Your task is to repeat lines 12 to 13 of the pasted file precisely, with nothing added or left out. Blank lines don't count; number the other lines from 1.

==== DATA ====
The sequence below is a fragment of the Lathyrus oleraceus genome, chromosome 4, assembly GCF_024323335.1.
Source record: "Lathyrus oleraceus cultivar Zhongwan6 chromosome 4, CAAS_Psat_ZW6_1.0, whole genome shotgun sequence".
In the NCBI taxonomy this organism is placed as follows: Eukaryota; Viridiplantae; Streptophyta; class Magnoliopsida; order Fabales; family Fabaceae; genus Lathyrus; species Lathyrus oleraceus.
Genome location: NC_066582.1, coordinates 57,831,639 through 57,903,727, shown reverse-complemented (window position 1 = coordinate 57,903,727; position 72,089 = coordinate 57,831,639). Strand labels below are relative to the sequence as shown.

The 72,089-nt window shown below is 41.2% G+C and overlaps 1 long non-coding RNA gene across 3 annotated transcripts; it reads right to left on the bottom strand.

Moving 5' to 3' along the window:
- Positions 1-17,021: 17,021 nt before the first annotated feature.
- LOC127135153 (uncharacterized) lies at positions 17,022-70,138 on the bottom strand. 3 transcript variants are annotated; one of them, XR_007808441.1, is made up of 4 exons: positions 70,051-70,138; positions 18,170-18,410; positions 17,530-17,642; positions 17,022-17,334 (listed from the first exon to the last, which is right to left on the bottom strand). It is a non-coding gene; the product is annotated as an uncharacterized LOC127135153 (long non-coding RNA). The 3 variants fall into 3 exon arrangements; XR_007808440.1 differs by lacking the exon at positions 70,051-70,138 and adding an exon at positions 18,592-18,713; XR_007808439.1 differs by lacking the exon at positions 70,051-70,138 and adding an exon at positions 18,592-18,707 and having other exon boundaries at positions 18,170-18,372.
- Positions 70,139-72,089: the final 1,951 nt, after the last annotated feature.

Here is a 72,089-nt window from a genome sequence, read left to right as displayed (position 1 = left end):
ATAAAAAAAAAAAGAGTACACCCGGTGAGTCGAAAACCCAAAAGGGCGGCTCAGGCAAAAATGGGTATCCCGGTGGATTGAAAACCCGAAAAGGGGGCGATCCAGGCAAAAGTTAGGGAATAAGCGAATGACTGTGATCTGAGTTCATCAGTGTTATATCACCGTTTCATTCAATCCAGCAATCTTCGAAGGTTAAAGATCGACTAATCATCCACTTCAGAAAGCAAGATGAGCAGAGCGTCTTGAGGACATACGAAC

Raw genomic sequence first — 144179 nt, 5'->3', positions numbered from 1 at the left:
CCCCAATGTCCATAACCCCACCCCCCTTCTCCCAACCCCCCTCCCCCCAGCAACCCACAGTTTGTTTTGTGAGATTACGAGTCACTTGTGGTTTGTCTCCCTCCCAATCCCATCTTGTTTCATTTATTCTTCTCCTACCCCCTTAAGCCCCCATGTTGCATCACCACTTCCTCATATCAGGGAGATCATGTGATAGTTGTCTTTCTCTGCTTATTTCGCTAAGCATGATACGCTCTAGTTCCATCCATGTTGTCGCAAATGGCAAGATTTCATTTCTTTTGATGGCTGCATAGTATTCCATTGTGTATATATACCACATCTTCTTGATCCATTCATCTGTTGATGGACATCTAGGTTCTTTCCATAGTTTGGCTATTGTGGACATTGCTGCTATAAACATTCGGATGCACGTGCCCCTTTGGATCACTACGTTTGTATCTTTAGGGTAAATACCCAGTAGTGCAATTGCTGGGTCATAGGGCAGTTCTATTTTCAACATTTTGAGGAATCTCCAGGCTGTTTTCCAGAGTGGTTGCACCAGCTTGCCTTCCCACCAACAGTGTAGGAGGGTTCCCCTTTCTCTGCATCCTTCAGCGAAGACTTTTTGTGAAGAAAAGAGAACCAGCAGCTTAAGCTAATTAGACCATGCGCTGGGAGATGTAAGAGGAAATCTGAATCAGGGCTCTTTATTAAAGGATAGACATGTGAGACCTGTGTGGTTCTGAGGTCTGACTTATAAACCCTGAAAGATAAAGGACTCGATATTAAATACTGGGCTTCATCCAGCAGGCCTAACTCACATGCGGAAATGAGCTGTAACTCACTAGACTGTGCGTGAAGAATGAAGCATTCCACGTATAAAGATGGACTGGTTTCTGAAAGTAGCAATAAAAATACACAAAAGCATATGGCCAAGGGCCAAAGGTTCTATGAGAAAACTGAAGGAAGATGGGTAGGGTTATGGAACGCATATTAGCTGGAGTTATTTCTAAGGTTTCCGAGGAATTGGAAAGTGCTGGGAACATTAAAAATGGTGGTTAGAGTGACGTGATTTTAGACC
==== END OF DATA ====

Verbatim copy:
Raw genomic sequence first — 144179 nt, 5'->3', positions numbered from 1 at the left:
CCCCAATGTCCATAACCCCACCCCCCTTCTCCCAACCCCCCTCCCCCCAGCAACCCACAGTTTGTTTTGTGAGATTACGAGTCACTTGTGGTTTGTCTCCCTCCCAATCCCATCTTGTTTCATTTATTCTTCTCCTACCCCCTTAAGCCCCCATGTTGCATCACCACTTCCTCATATCAGGGAGATCATGTGATAGTTGTCTTTCTCTGCTTATTTCGCTAAGCATGATACGCTCTAGTTCCATCCATGTTGTCGCAAATGGCAAGATTTCATTTCTTTTGATGGCTGCATAGTATTCCATTGTGTATATATACCACATCTTCTTGATCCATTCATCTGTTGATGGACATCTAGGTTCTTTCCATAGTTTGGCTATTGTGGACATTGCTGCTATAAACATTCGGATGCACGTGCCCCTTTGGATCACTACGTTTGTATCTTTAGGGTAAATACCCAGTAGTGCAATTGCTGGGTCATAGGGCAGTTCTATTTTCAACATTTTGAGGAATCTCCAGGCTGTTTTCCAGAGTGGTTGCACCAGCTTGCCTTCCCACCAACAGTGTAGGAGGGTTCCCCTTTCTCTGCATCCTTCAGCGAAGACTTTTTGTGAAGAAAAGAGAACCAGCAGCTTAAGCTAATTAGACCATGCGCTGGGAGATGTAAGAGGAAATCTGAATCAGGGCTCTTTATTAAAGGATAGACATGTGAGACCTGTGTGGTTCTGAGGTCTGACTTATAAACCCTGAAAGATAAAGGACTCGATATTAAATACTGGGCTTCATCCAGCAGGCCTAACTCACATGCGGAAATGAGCTGTAACTCACTAGACTGTGCGTGAAGAATGAAGCATTCCACGTATAAAGATGGACTGGTTTCTGAAAGTAGCAATAAAAATACACAAAAGCATATGGCCAAGGGCCAAAGGTTCTATGAGAAAACTGAAGGAAGATGGGTAGGGTTATGGAACGCATATTAGCTGGAGTTATTTCTAAGGTTTCCGAGGAATTGGAAAGTGCTGGGAACATTAAAAATGGTGGTTAGAGTGACGTGATTTTAGACC